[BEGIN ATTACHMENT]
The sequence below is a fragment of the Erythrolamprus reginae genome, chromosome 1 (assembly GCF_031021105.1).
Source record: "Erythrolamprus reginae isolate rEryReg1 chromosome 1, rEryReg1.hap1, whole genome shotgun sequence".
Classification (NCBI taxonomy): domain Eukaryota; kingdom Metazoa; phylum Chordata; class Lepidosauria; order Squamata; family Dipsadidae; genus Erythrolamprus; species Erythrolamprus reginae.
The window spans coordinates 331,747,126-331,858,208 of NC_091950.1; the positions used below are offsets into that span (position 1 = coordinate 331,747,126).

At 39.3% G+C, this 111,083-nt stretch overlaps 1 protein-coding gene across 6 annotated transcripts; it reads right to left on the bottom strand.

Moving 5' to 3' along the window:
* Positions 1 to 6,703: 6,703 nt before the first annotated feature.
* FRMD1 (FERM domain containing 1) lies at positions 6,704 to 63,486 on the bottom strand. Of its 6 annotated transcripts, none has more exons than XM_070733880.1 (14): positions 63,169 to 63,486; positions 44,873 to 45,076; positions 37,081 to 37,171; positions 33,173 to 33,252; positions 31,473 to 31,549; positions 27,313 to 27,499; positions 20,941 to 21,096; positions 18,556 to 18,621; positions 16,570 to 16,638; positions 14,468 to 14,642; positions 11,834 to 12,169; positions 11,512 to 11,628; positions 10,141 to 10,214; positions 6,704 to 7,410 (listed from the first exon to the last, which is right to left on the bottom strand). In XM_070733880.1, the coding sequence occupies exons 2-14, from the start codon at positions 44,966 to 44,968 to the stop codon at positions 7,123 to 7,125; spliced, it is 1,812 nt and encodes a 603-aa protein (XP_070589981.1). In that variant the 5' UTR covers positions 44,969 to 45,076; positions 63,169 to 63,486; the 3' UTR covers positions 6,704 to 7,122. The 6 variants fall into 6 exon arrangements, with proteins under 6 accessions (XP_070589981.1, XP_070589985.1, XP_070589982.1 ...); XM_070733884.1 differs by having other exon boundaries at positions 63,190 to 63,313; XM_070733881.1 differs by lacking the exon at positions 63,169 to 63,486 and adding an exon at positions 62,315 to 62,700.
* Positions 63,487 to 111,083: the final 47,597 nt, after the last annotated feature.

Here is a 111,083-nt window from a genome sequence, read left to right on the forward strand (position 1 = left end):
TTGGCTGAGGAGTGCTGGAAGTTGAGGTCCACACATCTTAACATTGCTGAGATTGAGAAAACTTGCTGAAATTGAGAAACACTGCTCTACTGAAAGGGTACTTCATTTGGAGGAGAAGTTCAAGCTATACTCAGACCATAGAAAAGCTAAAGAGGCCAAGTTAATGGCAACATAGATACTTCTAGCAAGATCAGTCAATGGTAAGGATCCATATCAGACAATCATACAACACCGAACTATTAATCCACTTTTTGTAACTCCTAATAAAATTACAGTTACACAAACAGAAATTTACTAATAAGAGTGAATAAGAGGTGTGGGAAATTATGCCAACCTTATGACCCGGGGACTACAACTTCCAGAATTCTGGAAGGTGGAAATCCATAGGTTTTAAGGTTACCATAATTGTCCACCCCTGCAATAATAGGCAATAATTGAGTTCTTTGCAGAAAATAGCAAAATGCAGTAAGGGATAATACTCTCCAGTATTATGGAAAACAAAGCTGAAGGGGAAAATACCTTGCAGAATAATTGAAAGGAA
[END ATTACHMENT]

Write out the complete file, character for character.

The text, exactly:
The sequence below is a fragment of the Erythrolamprus reginae genome, chromosome 1 (assembly GCF_031021105.1).
Source record: "Erythrolamprus reginae isolate rEryReg1 chromosome 1, rEryReg1.hap1, whole genome shotgun sequence".
Classification (NCBI taxonomy): domain Eukaryota; kingdom Metazoa; phylum Chordata; class Lepidosauria; order Squamata; family Dipsadidae; genus Erythrolamprus; species Erythrolamprus reginae.
The window spans coordinates 331,747,126-331,858,208 of NC_091950.1; the positions used below are offsets into that span (position 1 = coordinate 331,747,126).

At 39.3% G+C, this 111,083-nt stretch overlaps 1 protein-coding gene across 6 annotated transcripts; it reads right to left on the bottom strand.

Moving 5' to 3' along the window:
* Positions 1 to 6,703: 6,703 nt before the first annotated feature.
* FRMD1 (FERM domain containing 1) lies at positions 6,704 to 63,486 on the bottom strand. Of its 6 annotated transcripts, none has more exons than XM_070733880.1 (14): positions 63,169 to 63,486; positions 44,873 to 45,076; positions 37,081 to 37,171; positions 33,173 to 33,252; positions 31,473 to 31,549; positions 27,313 to 27,499; positions 20,941 to 21,096; positions 18,556 to 18,621; positions 16,570 to 16,638; positions 14,468 to 14,642; positions 11,834 to 12,169; positions 11,512 to 11,628; positions 10,141 to 10,214; positions 6,704 to 7,410 (listed from the first exon to the last, which is right to left on the bottom strand). In XM_070733880.1, the coding sequence occupies exons 2-14, from the start codon at positions 44,966 to 44,968 to the stop codon at positions 7,123 to 7,125; spliced, it is 1,812 nt and encodes a 603-aa protein (XP_070589981.1). In that variant the 5' UTR covers positions 44,969 to 45,076; positions 63,169 to 63,486; the 3' UTR covers positions 6,704 to 7,122. The 6 variants fall into 6 exon arrangements, with proteins under 6 accessions (XP_070589981.1, XP_070589985.1, XP_070589982.1 ...); XM_070733884.1 differs by having other exon boundaries at positions 63,190 to 63,313; XM_070733881.1 differs by lacking the exon at positions 63,169 to 63,486 and adding an exon at positions 62,315 to 62,700.
* Positions 63,487 to 111,083: the final 47,597 nt, after the last annotated feature.

Here is a 111,083-nt window from a genome sequence, read left to right on the forward strand (position 1 = left end):
TTGGCTGAGGAGTGCTGGAAGTTGAGGTCCACACATCTTAACATTGCTGAGATTGAGAAAACTTGCTGAAATTGAGAAACACTGCTCTACTGAAAGGGTACTTCATTTGGAGGAGAAGTTCAAGCTATACTCAGACCATAGAAAAGCTAAAGAGGCCAAGTTAATGGCAACATAGATACTTCTAGCAAGATCAGTCAATGGTAAGGATCCATATCAGACAATCATACAACACCGAACTATTAATCCACTTTTTGTAACTCCTAATAAAATTACAGTTACACAAACAGAAATTTACTAATAAGAGTGAATAAGAGGTGTGGGAAATTATGCCAACCTTATGACCCGGGGACTACAACTTCCAGAATTCTGGAAGGTGGAAATCCATAGGTTTTAAGGTTACCATAATTGTCCACCCCTGCAATAATAGGCAATAATTGAGTTCTTTGCAGAAAATAGCAAAATGCAGTAAGGGATAATACTCTCCAGTATTATGGAAAACAAAGCTGAAGGGGAAAATACCTTGCAGAATAATTGAAAGGAA